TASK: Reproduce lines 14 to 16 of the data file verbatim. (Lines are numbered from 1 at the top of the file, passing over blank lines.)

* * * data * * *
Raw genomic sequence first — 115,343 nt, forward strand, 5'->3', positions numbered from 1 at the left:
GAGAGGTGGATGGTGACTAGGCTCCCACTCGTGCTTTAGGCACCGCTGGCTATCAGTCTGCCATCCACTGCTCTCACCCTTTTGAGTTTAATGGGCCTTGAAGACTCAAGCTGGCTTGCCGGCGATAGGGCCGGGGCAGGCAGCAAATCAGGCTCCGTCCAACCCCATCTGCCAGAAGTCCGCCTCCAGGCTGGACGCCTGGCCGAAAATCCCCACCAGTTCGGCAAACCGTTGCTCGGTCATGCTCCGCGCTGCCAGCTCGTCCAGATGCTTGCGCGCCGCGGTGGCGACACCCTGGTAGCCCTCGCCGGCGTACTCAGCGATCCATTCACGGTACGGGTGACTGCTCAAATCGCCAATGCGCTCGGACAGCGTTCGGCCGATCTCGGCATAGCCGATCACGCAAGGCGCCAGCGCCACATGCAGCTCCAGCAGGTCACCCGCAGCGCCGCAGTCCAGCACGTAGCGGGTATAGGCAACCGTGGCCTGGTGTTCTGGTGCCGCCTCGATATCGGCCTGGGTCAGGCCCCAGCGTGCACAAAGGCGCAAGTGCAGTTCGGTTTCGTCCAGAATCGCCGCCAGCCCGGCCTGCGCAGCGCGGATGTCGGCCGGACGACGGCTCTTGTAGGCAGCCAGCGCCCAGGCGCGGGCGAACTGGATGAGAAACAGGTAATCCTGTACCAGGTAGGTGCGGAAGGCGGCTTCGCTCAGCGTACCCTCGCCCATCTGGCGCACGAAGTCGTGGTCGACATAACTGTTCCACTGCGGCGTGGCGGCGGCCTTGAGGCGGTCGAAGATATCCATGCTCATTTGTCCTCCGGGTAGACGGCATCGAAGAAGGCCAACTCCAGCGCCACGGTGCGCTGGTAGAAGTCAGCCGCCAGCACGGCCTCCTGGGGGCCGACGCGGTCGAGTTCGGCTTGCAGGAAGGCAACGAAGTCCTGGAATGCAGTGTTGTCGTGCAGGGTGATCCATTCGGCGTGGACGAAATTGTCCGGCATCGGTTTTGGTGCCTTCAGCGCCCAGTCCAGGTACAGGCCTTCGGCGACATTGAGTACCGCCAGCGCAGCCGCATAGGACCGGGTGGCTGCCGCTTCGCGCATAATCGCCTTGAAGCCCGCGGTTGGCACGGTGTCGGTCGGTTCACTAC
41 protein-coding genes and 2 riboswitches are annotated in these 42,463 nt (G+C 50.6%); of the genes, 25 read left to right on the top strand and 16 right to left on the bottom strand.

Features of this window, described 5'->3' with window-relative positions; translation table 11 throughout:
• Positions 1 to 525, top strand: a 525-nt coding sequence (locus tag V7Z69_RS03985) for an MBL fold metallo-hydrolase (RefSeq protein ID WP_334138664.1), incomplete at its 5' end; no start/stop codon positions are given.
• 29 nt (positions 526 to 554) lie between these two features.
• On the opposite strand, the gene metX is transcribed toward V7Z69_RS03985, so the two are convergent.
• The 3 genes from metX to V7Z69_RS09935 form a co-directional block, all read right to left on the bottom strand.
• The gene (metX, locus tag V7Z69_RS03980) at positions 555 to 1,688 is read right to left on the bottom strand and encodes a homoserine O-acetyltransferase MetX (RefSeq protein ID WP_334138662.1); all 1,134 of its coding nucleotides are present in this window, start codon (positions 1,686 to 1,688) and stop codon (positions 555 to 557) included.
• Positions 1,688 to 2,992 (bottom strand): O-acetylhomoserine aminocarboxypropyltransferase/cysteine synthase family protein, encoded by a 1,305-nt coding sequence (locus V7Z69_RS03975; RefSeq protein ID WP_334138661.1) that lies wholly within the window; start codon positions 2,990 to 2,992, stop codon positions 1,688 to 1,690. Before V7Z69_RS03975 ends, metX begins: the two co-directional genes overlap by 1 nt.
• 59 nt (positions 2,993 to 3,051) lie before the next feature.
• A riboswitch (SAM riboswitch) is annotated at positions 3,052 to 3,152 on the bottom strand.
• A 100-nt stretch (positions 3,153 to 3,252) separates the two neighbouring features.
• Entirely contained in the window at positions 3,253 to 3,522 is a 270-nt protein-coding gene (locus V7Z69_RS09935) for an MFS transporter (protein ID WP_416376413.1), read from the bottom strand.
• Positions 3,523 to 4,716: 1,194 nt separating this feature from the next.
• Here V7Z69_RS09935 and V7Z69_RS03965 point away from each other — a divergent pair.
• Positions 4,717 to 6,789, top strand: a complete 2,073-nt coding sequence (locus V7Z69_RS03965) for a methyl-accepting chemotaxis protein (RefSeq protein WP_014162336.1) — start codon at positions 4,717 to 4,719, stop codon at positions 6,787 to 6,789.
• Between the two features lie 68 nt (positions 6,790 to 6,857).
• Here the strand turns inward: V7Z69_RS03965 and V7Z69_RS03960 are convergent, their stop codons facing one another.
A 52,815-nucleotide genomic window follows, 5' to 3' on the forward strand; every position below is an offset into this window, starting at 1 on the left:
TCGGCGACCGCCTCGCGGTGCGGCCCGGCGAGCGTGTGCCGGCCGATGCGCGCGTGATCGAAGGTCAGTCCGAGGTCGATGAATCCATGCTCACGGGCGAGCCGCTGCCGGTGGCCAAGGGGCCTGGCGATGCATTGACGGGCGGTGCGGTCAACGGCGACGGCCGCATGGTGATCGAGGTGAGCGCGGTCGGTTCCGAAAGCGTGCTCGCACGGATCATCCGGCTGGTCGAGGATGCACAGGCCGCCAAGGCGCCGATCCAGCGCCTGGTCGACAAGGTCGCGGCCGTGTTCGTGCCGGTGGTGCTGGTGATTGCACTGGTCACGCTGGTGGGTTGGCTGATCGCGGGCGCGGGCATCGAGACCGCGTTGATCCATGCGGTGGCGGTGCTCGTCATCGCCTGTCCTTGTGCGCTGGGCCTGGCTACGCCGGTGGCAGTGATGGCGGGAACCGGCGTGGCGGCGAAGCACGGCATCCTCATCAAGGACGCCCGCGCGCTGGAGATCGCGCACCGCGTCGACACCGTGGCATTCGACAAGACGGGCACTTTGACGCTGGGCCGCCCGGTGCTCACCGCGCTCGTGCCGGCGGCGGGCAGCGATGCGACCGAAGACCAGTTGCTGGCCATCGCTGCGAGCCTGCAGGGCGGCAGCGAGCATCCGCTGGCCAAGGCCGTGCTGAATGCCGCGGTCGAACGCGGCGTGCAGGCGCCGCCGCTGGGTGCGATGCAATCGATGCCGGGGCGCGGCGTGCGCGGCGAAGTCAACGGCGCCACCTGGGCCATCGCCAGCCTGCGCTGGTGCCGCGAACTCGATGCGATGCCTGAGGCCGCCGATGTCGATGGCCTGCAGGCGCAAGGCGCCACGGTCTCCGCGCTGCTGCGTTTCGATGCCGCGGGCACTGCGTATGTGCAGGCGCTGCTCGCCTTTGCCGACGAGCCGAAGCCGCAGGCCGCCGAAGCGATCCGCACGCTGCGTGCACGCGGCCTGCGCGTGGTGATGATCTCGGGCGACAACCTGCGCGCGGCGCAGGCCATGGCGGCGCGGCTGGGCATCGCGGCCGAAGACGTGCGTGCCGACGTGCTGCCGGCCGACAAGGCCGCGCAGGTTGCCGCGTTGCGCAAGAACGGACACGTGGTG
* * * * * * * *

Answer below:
• Entirely contained in the window at positions 3,253 to 3,522 is a 270-nt protein-coding gene (locus V7Z69_RS09935) for an MFS transporter (protein ID WP_416376413.1), read from the bottom strand.
• Positions 3,523 to 4,716: 1,194 nt separating this feature from the next.
• Here V7Z69_RS09935 and V7Z69_RS03965 point away from each other — a divergent pair.